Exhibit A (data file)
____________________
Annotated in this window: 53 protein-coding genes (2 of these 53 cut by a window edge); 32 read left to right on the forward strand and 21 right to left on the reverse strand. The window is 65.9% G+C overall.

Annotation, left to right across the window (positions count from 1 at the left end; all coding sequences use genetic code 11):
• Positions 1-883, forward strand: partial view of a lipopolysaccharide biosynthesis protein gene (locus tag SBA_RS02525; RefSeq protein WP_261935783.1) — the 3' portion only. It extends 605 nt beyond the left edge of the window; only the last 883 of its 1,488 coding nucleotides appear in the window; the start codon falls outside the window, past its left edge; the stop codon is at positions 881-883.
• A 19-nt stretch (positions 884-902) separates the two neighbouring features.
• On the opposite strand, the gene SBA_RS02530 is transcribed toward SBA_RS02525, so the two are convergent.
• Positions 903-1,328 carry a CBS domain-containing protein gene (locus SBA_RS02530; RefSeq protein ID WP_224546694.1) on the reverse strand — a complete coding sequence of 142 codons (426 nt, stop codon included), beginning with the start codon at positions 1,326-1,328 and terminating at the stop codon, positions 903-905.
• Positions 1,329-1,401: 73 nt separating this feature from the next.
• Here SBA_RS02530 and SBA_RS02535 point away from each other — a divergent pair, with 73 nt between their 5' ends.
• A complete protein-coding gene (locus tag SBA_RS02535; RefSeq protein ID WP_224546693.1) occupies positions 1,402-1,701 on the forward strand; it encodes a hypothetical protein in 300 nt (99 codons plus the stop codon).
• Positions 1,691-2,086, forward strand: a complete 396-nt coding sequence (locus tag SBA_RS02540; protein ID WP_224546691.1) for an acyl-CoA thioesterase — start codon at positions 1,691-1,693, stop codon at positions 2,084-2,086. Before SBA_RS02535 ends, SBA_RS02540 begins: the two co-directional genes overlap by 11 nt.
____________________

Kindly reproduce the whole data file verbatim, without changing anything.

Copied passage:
Annotated in this window: 53 protein-coding genes (2 of these 53 cut by a window edge); 32 read left to right on the forward strand and 21 right to left on the reverse strand. The window is 65.9% G+C overall.

Annotation, left to right across the window (positions count from 1 at the left end; all coding sequences use genetic code 11):
• Positions 1-883, forward strand: partial view of a lipopolysaccharide biosynthesis protein gene (locus tag SBA_RS02525; RefSeq protein WP_261935783.1) — the 3' portion only. It extends 605 nt beyond the left edge of the window; only the last 883 of its 1,488 coding nucleotides appear in the window; the start codon falls outside the window, past its left edge; the stop codon is at positions 881-883.
• A 19-nt stretch (positions 884-902) separates the two neighbouring features.
• On the opposite strand, the gene SBA_RS02530 is transcribed toward SBA_RS02525, so the two are convergent.
• Positions 903-1,328 carry a CBS domain-containing protein gene (locus SBA_RS02530; RefSeq protein ID WP_224546694.1) on the reverse strand — a complete coding sequence of 142 codons (426 nt, stop codon included), beginning with the start codon at positions 1,326-1,328 and terminating at the stop codon, positions 903-905.
• Positions 1,329-1,401: 73 nt separating this feature from the next.
• Here SBA_RS02530 and SBA_RS02535 point away from each other — a divergent pair, with 73 nt between their 5' ends.
• A complete protein-coding gene (locus tag SBA_RS02535; RefSeq protein ID WP_224546693.1) occupies positions 1,402-1,701 on the forward strand; it encodes a hypothetical protein in 300 nt (99 codons plus the stop codon).
• Positions 1,691-2,086, forward strand: a complete 396-nt coding sequence (locus tag SBA_RS02540; protein ID WP_224546691.1) for an acyl-CoA thioesterase — start codon at positions 1,691-1,693, stop codon at positions 2,084-2,086. Before SBA_RS02535 ends, SBA_RS02540 begins: the two co-directional genes overlap by 11 nt.